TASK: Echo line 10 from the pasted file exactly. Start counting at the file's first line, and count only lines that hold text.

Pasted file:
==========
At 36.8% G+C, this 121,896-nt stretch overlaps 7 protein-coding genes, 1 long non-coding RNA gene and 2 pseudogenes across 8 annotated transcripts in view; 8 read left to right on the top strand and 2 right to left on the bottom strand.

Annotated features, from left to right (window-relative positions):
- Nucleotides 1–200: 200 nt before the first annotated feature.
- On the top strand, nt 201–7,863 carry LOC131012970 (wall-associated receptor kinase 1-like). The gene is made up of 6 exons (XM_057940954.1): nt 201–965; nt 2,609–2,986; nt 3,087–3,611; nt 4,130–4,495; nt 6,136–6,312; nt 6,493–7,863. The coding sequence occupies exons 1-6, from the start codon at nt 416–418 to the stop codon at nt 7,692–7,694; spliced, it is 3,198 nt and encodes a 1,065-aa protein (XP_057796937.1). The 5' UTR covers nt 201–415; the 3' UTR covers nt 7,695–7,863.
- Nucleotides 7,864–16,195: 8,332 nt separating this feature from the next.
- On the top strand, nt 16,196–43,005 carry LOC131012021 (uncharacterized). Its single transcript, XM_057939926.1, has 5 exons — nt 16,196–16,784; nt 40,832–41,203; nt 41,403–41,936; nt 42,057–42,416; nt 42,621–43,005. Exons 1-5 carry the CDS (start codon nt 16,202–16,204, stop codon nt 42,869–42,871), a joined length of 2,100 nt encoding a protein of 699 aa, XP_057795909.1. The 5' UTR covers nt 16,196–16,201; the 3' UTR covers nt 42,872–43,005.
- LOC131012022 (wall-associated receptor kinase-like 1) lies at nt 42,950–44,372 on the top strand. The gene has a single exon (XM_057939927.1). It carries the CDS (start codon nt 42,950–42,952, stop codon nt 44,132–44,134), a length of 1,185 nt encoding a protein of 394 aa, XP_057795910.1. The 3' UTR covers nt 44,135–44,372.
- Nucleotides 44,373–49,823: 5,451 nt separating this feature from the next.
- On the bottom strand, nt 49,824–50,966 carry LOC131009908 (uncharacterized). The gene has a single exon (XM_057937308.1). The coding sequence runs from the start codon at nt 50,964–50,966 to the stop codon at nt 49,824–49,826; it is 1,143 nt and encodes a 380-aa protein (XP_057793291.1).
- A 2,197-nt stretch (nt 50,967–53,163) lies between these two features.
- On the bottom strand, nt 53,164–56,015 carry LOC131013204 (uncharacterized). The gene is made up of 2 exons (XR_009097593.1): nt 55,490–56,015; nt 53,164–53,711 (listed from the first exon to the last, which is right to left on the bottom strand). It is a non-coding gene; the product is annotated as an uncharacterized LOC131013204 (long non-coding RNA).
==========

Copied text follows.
- A 2,197-nt stretch (nt 50,967–53,163) lies between these two features.